• Andy Hinton 28th May '18 - 9:20pm

    It’s a good thing you labelled this post so clearly as being your own unofficial work, Mark, otherwise I might have mistaken it for a Pravda-esque pronouncement of total approval for all the committee’s wondrous activities.

    😛

  • Having watched – and remembered all the events – in what is sure to be an award winning drama on BBC 1about a former leader of the Liberal Party – the conclusion my wife and I came to was that the party couldn’t run a p–s up in a brewery let alone successfully dispose of a threat down a tin mine.

    It seems – according to Mr Valladares – that some things haven’t changed.

  • Richard Underhill 29th May '18 - 11:05am

    Mark Valladares | Mon 28th May 2018 – 1:25 pm
    May I translate please?
    S Specific
    M Measurable
    A Achievable
    R Realistic
    T Time-bounded
    E Evaluated
    R Reviewed
    A policy from a Human Relations consultant, to be compared with management’s
    ‘Challenging’.

  • Richard Underhill 29th May '18 - 11:09am

    Chris Cory “don’t remember ever receiving my polling card “.
    Are they elected at an OMOV conference?

  • Richard Underhill 29th May '18 - 11:13am

    May I suggest inviting the MP for Oxford West and Abingdon?

  • “There is a certain irony in that, having written the Committee’s communication plan before I resigned as its Secretary, that the Committee leadership has evidently forgotten that it exists. Thus, this report is wholly my own work. You’ll remember that if I run for re-election next year, right?”

    Ouch! But a good example to people on bodies that exercise power!

  • Sue Sutherland 29th May '18 - 12:57pm

    Thank you for painting such a clear picture Mark. I have been increasingly getting the impression that our committees are in danger of operating in a bubble unrelated to our members. I was very concerned that LD immigrants seemed to be ignored while our immigration policy was developed. I have also heard that another policy working group seems to be ignoring the members of a party group formed to represent the interests of those that the working group are developing policy for.
    We have always been able to see that this doesn’t work for local communities so why are we so keen on top down decision making in our own party? I ‘m very much afraid this attitude led to a lot of the mistakes made during Coalition. We have lots of new members who want to be engaged so now seems to be the ideal time to shake things up, but how do we do this?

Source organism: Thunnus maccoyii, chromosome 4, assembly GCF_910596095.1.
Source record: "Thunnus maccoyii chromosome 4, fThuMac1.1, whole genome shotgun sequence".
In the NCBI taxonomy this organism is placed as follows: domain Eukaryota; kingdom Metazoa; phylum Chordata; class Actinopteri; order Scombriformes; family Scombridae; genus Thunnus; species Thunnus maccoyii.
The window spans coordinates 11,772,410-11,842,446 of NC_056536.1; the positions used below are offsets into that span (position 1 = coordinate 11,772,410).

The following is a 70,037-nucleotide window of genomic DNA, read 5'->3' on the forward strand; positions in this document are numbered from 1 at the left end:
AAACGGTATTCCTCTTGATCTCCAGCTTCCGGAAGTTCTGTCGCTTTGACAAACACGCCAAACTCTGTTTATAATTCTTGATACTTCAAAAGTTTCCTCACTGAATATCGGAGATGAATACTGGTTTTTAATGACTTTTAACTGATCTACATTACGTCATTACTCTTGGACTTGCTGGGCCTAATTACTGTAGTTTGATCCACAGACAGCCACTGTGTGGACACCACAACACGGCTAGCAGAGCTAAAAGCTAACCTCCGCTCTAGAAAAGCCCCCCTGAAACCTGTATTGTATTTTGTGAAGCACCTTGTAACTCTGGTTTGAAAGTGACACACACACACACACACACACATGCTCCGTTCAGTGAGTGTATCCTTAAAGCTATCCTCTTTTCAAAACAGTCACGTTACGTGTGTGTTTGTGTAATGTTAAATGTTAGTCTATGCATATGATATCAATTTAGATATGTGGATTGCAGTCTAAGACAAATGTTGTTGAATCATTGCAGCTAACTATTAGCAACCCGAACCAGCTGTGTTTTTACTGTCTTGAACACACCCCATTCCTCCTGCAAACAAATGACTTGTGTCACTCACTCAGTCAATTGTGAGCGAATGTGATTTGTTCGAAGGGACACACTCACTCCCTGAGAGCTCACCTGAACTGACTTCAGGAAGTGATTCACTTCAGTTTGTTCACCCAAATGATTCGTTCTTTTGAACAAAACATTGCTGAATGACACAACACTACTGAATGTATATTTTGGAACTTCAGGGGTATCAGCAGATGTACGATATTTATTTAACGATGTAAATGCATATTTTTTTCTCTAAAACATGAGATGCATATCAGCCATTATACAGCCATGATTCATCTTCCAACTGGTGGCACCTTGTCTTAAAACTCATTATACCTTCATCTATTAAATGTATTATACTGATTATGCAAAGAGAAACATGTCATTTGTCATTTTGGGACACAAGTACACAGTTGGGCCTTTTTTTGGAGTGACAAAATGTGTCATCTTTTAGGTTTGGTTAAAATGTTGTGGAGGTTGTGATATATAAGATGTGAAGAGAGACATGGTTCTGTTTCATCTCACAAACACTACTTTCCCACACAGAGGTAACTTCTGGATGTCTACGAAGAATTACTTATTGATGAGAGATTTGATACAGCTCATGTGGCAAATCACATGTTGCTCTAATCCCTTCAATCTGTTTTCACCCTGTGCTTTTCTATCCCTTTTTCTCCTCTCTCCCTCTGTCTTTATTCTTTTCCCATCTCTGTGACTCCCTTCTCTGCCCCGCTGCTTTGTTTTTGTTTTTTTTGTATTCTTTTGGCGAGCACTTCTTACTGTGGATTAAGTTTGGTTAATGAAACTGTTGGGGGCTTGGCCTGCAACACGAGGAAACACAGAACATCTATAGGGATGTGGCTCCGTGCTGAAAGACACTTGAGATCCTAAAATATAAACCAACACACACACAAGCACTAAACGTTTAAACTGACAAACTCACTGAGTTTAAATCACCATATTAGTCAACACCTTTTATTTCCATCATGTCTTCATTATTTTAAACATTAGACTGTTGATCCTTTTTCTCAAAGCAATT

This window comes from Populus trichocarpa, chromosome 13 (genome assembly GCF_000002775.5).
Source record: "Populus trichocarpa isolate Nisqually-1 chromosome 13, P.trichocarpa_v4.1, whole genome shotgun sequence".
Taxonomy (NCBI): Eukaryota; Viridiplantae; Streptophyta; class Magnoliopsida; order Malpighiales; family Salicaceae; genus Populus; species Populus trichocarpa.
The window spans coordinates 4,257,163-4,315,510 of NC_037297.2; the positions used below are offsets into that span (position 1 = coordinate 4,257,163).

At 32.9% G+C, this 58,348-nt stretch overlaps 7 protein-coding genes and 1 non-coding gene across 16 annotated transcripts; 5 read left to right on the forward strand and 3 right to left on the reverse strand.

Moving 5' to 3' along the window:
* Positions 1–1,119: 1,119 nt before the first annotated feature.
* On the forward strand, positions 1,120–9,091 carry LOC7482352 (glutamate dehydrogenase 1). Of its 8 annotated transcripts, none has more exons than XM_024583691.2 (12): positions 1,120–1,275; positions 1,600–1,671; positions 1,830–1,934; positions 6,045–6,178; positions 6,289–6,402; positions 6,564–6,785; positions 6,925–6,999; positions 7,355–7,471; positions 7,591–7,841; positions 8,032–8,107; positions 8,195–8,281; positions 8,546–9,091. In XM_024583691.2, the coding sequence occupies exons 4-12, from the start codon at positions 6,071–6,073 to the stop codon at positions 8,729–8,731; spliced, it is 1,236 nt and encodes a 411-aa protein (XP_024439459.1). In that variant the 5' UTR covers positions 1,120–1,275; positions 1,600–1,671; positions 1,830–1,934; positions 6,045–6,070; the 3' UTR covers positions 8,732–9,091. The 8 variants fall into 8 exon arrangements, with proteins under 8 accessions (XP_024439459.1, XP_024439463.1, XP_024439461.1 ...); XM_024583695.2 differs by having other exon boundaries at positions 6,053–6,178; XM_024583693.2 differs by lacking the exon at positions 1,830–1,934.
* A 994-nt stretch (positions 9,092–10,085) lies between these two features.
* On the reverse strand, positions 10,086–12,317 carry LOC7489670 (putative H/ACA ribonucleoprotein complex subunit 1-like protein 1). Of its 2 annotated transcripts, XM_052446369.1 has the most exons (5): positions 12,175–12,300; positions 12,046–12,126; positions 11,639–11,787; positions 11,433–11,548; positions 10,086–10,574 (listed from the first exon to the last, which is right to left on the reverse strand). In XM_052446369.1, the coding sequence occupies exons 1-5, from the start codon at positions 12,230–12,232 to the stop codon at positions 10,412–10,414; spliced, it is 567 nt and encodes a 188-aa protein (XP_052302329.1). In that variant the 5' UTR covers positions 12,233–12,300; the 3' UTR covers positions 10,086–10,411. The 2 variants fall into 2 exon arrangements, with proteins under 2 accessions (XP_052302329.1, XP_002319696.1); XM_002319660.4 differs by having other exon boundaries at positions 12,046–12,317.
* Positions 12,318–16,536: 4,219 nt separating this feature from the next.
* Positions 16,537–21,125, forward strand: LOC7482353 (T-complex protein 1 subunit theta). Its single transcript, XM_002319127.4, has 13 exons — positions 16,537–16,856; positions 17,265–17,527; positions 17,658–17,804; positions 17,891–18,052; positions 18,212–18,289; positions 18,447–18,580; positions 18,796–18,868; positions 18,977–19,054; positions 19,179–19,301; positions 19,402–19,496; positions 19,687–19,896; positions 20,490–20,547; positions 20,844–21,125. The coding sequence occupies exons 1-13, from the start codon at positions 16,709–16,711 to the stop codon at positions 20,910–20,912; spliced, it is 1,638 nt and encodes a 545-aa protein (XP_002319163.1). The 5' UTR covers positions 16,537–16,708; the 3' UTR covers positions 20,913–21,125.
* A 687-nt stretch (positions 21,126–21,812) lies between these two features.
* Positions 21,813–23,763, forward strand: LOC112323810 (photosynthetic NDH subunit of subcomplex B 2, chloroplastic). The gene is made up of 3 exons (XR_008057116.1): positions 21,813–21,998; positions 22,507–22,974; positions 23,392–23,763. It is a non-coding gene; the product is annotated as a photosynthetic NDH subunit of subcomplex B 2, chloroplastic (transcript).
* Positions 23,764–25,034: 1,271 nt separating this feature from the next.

Maybe the first thing could be to ask all policy working groups, including those established by the parliamentary party, to involve relevant groups from the party right from the start when initial assumptions are being made? Even better would be a motion to the next conference that establishes the party itself as a community to be run in accordance with the principles of community politics. I believe this would free us from accepting the status quo in policy development and give all of us practice in how to organise society according to Lib Dem principles. Even just changing the word State to National Community clarifies much of what we believe in and gives an over arching theme to our policies.

  • Adrian H-Trett 29th May '18 - 2:34pm

    As usual, Mark you are very good at putting out criticisms but not somebody who puts their hand up to offer assistance. Your communication plan drafted before you resigned last year, may not now link very well to the Federal Board’s requested objectives, and as that was nearly a year ago, so I quietly suggest if you want to be helpful why don’t do you re-draft (as per our work-plan headings) that to fit in with the needs, rather than going public and criticizing those who are spending a lot of time trying to bring together the objectives in a way that it what the governance of the party desires.
    Yes Brexit is a key, distinctive issue but it not the only major international event happening at the moment (unless you’re living on another planet) and we need to make sure we can cover all bases.

  • Does anyone have the first idea what this committee does and why, what it costs and what it has ever achieved and who is on it and how they were elected.
    If it did not exist, would we invent it?

  • Adrian H-Trett 29th May '18 - 3:13pm

    Mark, very simply if you had requested a report from FIRC Committee for Lib Dem Voice, then I would have happily provided one, but as no request has ever been received or made to the Secretary, how I could have known this. Perhaps your internal communicatin strategy needs to be revised to actually communicate with the correct people.

  • It is always sad when comments are made that lack full knowledge of subsequent events. As FIRC Chairman I feel forced to correct some misapprehensions.